For more elegant entertaining or for an Easter brunch, try the following shrimp and ceviche recipe from SoBou. It took a gold medal last year in the seafood category at NOWFE’s grand tasting.
White Beans and Shrimp
2 pounds white Great Northern beans
4 cups chopped onion
2 cups chopped celery
2 cups chopped bell peppers
1/2 cup chopped parsley
3 to 4 cloves garlic, chopped
1 Tablespoon thyme
Salt and black pepper to taste
Dash cayenne pepper
Dash white pepper
Chicken stock or water
1 1/2 pounds shrimp, peeled and deveined
4 cups heavy cream
Steamed white rice
Soak beans in enough water to cover in the refrigerator overnight. Drain beans. In a large pot, combine beans, veggies, seasonings and enough stock or water to cover beans. Simmer, covered, for 2 to 3 hours until beans are tender. Add shrimp and cream and simmer until shrimp are cooked, about 5 minutes. Serve over white rice.
Serves 10 to 12
Café Reconcile Mac & Cheese
1/2 pound spaghetti
3 Tablespoons butter
3 Tablespoons flour
3 cups milk
1 bay leaf, whole
1/2 teaspoon nutmeg
1/2 cup cheddar cheese, shredded or grated
3/4 cup Parmesan cheese, shredded or grated
12 ounces processed American cheese or Velveeta, chopped into
1 teaspoon Creole seasoning
White pepper to taste
Preheat oven to 350 degrees.
In a large pot of boiling, salted water, cook the pasta until al dente.
While the pasta is cooking, melt butter in a separate pot. Whisk in flour and stir for about 3 minutes until smooth. Stir in milk, bay leaf and nutmeg. Simmer for 10 minutes and remove bay leaf.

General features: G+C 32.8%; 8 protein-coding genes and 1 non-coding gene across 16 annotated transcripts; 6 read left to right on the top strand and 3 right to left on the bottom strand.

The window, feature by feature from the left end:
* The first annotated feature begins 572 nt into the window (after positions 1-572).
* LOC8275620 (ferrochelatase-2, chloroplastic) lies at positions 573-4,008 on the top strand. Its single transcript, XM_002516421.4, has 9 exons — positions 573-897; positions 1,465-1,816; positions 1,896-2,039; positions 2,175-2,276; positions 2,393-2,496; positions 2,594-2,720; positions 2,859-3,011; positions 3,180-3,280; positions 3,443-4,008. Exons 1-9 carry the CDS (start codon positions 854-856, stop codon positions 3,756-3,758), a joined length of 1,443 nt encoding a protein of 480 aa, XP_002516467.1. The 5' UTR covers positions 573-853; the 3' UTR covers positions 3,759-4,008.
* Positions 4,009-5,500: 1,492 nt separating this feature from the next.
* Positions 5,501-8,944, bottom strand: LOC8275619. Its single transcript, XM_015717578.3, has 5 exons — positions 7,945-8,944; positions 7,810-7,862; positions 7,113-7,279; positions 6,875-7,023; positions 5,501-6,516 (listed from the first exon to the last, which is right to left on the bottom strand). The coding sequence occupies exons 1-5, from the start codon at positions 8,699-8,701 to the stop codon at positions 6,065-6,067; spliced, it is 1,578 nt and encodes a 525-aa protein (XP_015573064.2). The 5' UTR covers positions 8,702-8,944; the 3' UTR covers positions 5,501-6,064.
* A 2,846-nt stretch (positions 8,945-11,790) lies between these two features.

Meanwhile, prepare cheeses and mix together. Measure out about 1 cup to save for topping. Stir cheeses except for topping into the milk mixture. Add Creole seasoning and pepper.
Drain spaghetti and fold into cheese mixture. Pour into a 2-quart casserole dish. Top with remaining cheese. Bake for about 30 minutes. Remove from oven and rest for 5 minutes before serving.
Serves 4 to 6
Shrimp & Tassso Pinchos With Pineapple Ceviche
For the shrimp:
2 pounds shrimp (16 to 18 count, peeled and deveined, tail on)
1 1/2 pounds tasso, cut into half-inch pieces
Pepper jelly (optional)
For the ceviche:
1 1/2 pounds pineapple, peeled and chopped
1/2 cup chopped red onion
1 cup diced piquillo peppers**
4 green onions, thinly sliced
2 Tablespoons minced cilantro
1 1/2 Tablespoons Crystal hot sauce
Juice of 3 lemons
Juice of 2 limes
Juice of 1 orange
Salt and pepper to taste
Using bamboo skewers, push a skewer through a shrimp, starting from the tail end. Place a piece of tasso onto skewer. Repeat until all shrimp and tasso are placed on several skewers.
Rub each pincho with chimichurri and marinate for 30 minutes. Season shrimp with Creole seasoning and cook on a hot grill until shrimp are fully cooked, about 1 1/2 minute on each side.
To make the ceviche, mix together all ingredients in a bowl. To serve, place ceviche on plates or a platter and arrange shrimp pinchos on top. If desired, top with pepper jelly.
*Chimichurri is a combination of parsley, garlic, olive oil, oregano and wine vinegar and is available jarred in Latin markets.
** Piquillo peppers are bright red peppers usually fire-roasted and packed in jars. A substitute is jarred roasted red bell peppers.